PI Theodorou2010Reinforcement (); Theodorou2013information () would be one of the worth mentioning RL algorithm. PI encouraged researchers Stulp2012Policy (); Hwangbo2014ROCKEfficient () to focus on the relationship between RL algorithms and black box optimization. For example, Stulp2012Policy () proposes a reinforcement learning algorithm PI on the basis of black box optimization algorithm: CMA-ES. The authors Theodorou2012Relative (); Theodorou2013information () discussed the connection between PI and KL control. We further discuss PI from a viewpoint of our proposed methods at section 5.

Previous studies also proposed reinforcement learning algorithms on the basis of MD methodMahadevan2012Sparse (); Montgomery2016Guided (). Mirror Descent TD() (MDTD) Mahadevan2012Sparse () is a value based RL algorithm. The paper Mahadevan2012Sparse () employs Minkowski distance with Euclidean space rather than KL divergence. By contrast, we basically employ the Bregman divergences on the simplex space, i.e. non-Euclidean space. Mirror Descent Guided Policy Search (MDGPS) Montgomery2016Guided () is also associated with our proposed method. They showed mirror descent formulation improved the Guided Policy Search (GPS) Levine2013Guided (). MDGPS has a distinctive feature that it depends both on KL divergence and RKL divergence. However, as is shown in Krichene2015Efficient (), there are the variety of Bregman divergences on simplex space other than KL divergence and RKL divergence. Moreover, it plays an important role in accelerating the mirror descent Krichene2015Accelerated (). So we explicitly use Bregman divergence in this research.

3 Mirror Descent Search and Its Variants

3.1 Problem Statement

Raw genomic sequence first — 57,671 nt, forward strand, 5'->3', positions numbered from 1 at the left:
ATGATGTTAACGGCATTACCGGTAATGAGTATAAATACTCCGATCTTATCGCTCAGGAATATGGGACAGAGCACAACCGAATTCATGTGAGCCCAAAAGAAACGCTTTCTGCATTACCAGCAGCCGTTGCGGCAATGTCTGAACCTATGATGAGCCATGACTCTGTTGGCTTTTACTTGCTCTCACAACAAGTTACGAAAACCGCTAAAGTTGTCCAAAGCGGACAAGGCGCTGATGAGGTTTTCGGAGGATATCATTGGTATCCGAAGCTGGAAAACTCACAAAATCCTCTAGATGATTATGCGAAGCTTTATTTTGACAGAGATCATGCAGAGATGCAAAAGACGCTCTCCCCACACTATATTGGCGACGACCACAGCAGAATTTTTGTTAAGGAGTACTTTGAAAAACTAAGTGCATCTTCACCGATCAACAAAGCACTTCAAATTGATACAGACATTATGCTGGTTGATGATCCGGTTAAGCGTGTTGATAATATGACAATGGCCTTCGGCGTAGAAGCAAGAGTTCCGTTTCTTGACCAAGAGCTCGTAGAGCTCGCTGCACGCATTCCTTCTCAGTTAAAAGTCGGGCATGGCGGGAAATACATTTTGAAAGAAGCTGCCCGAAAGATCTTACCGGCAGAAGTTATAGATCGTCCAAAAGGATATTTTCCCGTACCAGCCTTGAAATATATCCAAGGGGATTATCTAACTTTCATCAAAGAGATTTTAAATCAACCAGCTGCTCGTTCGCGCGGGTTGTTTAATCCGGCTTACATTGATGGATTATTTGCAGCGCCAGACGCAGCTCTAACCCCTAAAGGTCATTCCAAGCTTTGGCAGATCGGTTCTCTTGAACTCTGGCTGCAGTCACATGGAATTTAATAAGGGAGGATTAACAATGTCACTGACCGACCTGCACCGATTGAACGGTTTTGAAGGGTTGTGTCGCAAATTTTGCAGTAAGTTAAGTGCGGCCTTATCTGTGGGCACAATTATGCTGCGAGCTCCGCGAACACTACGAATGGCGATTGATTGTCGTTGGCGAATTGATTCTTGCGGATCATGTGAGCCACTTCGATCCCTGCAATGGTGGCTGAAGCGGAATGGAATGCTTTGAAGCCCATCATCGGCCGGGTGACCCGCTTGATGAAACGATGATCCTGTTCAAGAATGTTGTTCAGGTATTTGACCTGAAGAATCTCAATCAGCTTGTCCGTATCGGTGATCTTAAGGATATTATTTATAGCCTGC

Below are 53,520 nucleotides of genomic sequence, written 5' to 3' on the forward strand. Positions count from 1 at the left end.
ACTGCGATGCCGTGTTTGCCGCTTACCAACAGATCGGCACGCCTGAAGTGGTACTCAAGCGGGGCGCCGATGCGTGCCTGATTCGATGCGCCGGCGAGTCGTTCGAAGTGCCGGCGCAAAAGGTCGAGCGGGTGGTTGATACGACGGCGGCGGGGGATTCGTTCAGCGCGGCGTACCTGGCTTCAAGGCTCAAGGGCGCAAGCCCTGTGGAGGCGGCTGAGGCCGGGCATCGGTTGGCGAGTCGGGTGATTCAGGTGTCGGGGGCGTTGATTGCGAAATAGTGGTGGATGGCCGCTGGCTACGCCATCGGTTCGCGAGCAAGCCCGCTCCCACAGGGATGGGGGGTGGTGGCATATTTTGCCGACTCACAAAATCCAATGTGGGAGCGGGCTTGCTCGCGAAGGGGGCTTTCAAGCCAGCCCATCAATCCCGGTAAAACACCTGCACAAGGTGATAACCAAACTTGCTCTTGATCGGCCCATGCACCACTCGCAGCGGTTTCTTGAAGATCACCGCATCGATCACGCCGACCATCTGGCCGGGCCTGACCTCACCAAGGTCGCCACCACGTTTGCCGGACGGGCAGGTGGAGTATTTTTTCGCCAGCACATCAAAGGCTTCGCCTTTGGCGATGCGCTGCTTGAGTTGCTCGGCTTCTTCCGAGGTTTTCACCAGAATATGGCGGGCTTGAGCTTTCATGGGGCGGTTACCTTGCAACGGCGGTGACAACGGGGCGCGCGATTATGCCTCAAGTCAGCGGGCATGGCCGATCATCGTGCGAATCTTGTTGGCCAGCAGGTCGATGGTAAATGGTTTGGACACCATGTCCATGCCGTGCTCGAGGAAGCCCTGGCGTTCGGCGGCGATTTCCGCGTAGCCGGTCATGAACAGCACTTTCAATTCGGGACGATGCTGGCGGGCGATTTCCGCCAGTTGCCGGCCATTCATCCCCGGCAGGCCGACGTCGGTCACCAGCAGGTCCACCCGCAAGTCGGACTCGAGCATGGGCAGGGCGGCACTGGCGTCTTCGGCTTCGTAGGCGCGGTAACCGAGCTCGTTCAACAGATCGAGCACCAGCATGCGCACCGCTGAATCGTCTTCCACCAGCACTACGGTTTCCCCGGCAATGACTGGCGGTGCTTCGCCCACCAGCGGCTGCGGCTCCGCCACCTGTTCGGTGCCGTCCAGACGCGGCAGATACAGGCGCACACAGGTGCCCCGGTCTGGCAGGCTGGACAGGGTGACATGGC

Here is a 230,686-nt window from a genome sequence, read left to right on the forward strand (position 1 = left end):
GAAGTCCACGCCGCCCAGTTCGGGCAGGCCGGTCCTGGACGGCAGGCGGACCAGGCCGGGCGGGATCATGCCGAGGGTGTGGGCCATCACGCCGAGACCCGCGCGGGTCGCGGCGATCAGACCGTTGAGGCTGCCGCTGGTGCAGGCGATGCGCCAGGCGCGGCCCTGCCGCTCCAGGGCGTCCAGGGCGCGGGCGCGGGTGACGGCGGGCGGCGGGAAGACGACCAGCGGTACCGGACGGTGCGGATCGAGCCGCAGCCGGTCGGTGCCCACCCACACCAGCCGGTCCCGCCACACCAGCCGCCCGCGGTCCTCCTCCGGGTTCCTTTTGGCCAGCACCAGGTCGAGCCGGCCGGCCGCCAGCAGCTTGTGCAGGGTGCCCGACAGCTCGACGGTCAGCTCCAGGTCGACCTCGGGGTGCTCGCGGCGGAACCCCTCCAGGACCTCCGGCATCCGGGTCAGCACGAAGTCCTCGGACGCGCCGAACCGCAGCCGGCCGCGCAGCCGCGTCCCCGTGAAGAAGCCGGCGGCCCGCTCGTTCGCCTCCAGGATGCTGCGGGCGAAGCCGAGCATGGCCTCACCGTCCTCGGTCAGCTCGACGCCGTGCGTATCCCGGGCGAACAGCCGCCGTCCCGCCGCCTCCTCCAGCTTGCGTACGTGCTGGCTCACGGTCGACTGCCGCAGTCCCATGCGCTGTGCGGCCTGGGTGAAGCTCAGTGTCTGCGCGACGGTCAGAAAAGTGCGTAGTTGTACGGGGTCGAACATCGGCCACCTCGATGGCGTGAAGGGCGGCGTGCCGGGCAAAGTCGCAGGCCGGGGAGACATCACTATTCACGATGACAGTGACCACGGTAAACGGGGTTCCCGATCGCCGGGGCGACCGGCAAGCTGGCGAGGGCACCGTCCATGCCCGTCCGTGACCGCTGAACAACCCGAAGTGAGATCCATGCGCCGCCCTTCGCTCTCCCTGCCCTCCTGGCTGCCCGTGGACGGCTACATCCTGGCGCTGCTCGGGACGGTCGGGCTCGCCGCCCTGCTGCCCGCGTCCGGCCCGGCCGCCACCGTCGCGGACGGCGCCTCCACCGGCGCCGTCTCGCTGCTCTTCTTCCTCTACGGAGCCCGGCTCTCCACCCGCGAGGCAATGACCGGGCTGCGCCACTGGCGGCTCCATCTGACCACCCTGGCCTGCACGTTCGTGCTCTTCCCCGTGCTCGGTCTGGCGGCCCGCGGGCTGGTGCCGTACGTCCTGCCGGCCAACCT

In this section, we mainly explain our algorithm as a method for the black box optimization problem. Consider the problem of minimizing the original objective function defined on subspace , i.e. . We represent the decision variable by . Rather than dealing with decision variable directly, we consider the continuous probability density function of . Let us introduce the probability space. The probability space is defined as , where is the -field of and is a probability measure over .

In this paper, we introduce the continuous probability density function as the alternative decision variable defined on the probability space. We also define the alternative objective function by the expectation of the original objective function :

 J=∫ΩJ(ω)p(ω)dω (2)

Therefore, we search the following domain:

 p(ω) ≥ 0 (3) ∫Ωp(ω)dω = 1 (4)

Let us introduce the set consists of all probability density functions defined on the probability space. The optimal generative probability is

 p∗(ω)=arg minp(ω)∈Pall{∫ΩJ(ω)p(ω)dω}=arg minp(ω)∈PallJ. (5)

From the viewpoint of the black box optimization problems, the algorithm aims at obtaining the optimal decision variable to optimize the alternative objective function . From the viewpoint of the reinforcement learning problems, it’s purpose is to obtain the optimal policy to optimize reward . Next, we introduce an iterative algorithm converges to the optimal solution.

3.2 Mirror Descent Search and Gaussian-Mirror Descent Search

3.2.1 Mirror Descent Search (MDS)

The algorithm is divided into three steps as Fig. 1.

Discretizing Prior Distribution

To update the continuous probability density function , we need to discretize the probability density function from sampling, because we donât know the form of the objective function. We can only evaluate the objective value corresponding to each sample.

First, we discretize based on sampling. For the illustrative purpose, we assume that we can get infinite samples , here. To satisfy the definition of the discrete probability density function, we discretize the continuous distribution using the function for the acquired samples Billingsley2008Probability ():

 q(θi) := limΔθ→0p(θi≤ω≤θi+Δθ)∑∞j=0p(θj≤ω≤θj+Δθ) (1≤i≤∞) (6) ∞∑j=0q(θj) = 1. (7)

With Eq. (6) and Eq. (7), our objective function becomes the expectation of the original objective function :

 ~J=∞∑j=1J(θj)q(θj)=⟨J,q⟩, (8)

where

 q=[q1,…] := [q(θ1),…]∈Q (9) J=[J1,…] := [J(θ1),…]∈R∞. (10)

Updating by Mirror Descent

After discretizing the continuous distribution , we employ the mirror descent algorithm (B) to update the discretized distribution :

 qk=arg minq∈Q{⟨∇q~J,q⟩+ηBϕ(q,qk−1)}, (11)